José Sócrates

José Sócrates

Infobox_Prime Minister
name = José Sócrates Carvalho Pinto de Sousa

order = Prime Minister of Portugal
president = Jorge Sampaio
Aníbal Cavaco Silva
deputy = Luís Amado
Fernando Teixeira dos Santos
term_start = 12 March 2005
term_end =
predecessor = Pedro Santana Lopes
successor =
birth_date = birth date and age|1957|09|06|df=y
birth_place = Vilar de Maçada, PortugalActually born in Porto but registered in his father's rural village: pt icon [ "Um osso duro de roer"] , unofficial biography published in 2005 in the Diário de Notícias]
death_date =
death_place =
spouse = Sofia da Costa Pinto Fava (divorced)
party = PS
occupation = Politician
religion = AgnosticFact|date=July 2008

José Sócrates Carvalho Pinto de Sousa, GCIH (pronounced|ʒuˈzɛ ˈsɔkɾɐtɨʃ; Audio|Pt-Jose Socrates.ogg|listen; born in Vilar de Maçada 6 September 1957) is a Portuguese politician, secretary-general of the Socialist Party and prime minister of Portugal since 12 March 2005. For the second half of 2007, he acted as the President-in-Office of the Council of the European Union. In addition to these posts, José Sócrates was Portugal's Minister for Youth and Sports and one of the organisers of the EURO 2004 football championship in Portugal, as well as being a former Portugal's Minister for Environment, in the government teams of António Guterres.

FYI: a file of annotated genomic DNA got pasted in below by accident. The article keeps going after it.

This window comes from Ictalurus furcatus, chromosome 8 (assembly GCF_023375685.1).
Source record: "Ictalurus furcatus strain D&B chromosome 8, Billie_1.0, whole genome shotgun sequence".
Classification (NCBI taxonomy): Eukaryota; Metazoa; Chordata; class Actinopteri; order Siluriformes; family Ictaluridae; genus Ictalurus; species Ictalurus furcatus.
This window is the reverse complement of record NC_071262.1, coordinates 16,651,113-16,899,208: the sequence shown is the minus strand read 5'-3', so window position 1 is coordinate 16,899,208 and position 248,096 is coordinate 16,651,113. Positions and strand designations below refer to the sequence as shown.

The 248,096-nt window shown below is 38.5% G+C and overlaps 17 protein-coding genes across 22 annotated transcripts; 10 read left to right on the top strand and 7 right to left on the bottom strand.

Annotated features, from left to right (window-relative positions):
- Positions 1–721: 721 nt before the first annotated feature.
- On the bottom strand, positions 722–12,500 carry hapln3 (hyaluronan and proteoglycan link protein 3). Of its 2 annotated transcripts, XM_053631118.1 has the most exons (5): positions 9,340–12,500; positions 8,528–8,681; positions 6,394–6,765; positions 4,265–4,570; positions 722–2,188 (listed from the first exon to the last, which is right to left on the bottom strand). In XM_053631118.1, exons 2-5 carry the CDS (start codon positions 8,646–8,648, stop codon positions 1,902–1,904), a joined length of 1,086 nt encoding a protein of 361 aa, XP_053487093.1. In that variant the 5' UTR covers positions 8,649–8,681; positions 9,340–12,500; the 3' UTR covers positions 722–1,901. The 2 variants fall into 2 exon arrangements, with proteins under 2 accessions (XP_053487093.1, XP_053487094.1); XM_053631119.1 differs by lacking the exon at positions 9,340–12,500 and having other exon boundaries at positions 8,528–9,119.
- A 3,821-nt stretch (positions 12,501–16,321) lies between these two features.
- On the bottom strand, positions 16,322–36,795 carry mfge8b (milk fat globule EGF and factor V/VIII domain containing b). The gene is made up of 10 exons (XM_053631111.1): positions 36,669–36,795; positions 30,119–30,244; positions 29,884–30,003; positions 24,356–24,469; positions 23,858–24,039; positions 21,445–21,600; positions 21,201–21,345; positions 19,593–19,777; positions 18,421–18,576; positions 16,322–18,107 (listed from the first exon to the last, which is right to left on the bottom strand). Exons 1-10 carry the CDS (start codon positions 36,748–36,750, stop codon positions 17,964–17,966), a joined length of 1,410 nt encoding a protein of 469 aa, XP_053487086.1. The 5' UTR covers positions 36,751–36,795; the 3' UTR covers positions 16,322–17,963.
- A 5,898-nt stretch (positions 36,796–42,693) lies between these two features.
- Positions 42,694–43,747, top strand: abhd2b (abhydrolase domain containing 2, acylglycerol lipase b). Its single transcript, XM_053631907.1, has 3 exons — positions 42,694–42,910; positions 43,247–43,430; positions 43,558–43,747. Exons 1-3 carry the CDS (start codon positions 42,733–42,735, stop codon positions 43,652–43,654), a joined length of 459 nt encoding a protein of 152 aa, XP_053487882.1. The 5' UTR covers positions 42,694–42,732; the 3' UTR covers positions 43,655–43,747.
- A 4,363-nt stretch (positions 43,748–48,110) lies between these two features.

Early years

José Sócrates was born in Porto on 6 September 1957, and was registered as a newborn in Vilar de Maçada, Alijó municipality in northeastern Portugal, since the locality was his family ancestral homeland. However, the young José Sócrates lived throughout his childhood and teen years with his father, a divorced architect, in the city of Covilhã, Cova da Beira subregion in central inland Portugal, in the Centro region. His parents are Fernando Pinto de Sousa (b. Vilar de Maçada, Alijó, 15 November 1926) and wife Maria Adelaide de Carvalho Monteiro (b. Vilar de Maçada, Alijó, 8 October 1931).